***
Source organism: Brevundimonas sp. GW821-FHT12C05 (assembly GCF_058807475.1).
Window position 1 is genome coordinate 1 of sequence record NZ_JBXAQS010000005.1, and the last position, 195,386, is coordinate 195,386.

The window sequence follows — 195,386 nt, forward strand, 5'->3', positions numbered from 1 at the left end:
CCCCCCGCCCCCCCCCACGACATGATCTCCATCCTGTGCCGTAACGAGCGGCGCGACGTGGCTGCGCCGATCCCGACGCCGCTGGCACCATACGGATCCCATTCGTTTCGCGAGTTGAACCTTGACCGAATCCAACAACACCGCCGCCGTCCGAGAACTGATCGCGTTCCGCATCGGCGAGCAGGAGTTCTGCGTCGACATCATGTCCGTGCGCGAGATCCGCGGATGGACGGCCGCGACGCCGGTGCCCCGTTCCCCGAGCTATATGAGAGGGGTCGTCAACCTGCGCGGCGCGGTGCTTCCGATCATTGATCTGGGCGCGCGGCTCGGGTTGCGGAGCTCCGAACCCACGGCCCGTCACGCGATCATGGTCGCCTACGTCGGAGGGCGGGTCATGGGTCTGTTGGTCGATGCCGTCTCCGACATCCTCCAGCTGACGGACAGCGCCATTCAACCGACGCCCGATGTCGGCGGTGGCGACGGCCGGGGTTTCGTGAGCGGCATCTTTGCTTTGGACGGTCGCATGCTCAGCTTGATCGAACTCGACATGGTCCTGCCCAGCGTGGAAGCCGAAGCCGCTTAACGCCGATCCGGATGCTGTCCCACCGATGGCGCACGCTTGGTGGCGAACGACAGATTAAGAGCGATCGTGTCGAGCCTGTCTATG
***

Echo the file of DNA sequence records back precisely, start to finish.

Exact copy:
Source organism: Brevundimonas sp. GW821-FHT12C05 (assembly GCF_058807475.1).
Window position 1 is genome coordinate 1 of sequence record NZ_JBXAQS010000005.1, and the last position, 195,386, is coordinate 195,386.

The window sequence follows — 195,386 nt, forward strand, 5'->3', positions numbered from 1 at the left end:
CCCCCCGCCCCCCCCCACGACATGATCTCCATCCTGTGCCGTAACGAGCGGCGCGACGTGGCTGCGCCGATCCCGACGCCGCTGGCACCATACGGATCCCATTCGTTTCGCGAGTTGAACCTTGACCGAATCCAACAACACCGCCGCCGTCCGAGAACTGATCGCGTTCCGCATCGGCGAGCAGGAGTTCTGCGTCGACATCATGTCCGTGCGCGAGATCCGCGGATGGACGGCCGCGACGCCGGTGCCCCGTTCCCCGAGCTATATGAGAGGGGTCGTCAACCTGCGCGGCGCGGTGCTTCCGATCATTGATCTGGGCGCGCGGCTCGGGTTGCGGAGCTCCGAACCCACGGCCCGTCACGCGATCATGGTCGCCTACGTCGGAGGGCGGGTCATGGGTCTGTTGGTCGATGCCGTCTCCGACATCCTCCAGCTGACGGACAGCGCCATTCAACCGACGCCCGATGTCGGCGGTGGCGACGGCCGGGGTTTCGTGAGCGGCATCTTTGCTTTGGACGGTCGCATGCTCAGCTTGATCGAACTCGACATGGTCCTGCCCAGCGTGGAAGCCGAAGCCGCTTAACGCCGATCCGGATGCTGTCCCACCGATGGCGCACGCTTGGTGGCGAACGACAGATTAAGAGCGATCGTGTCGAGCCTGTCTATG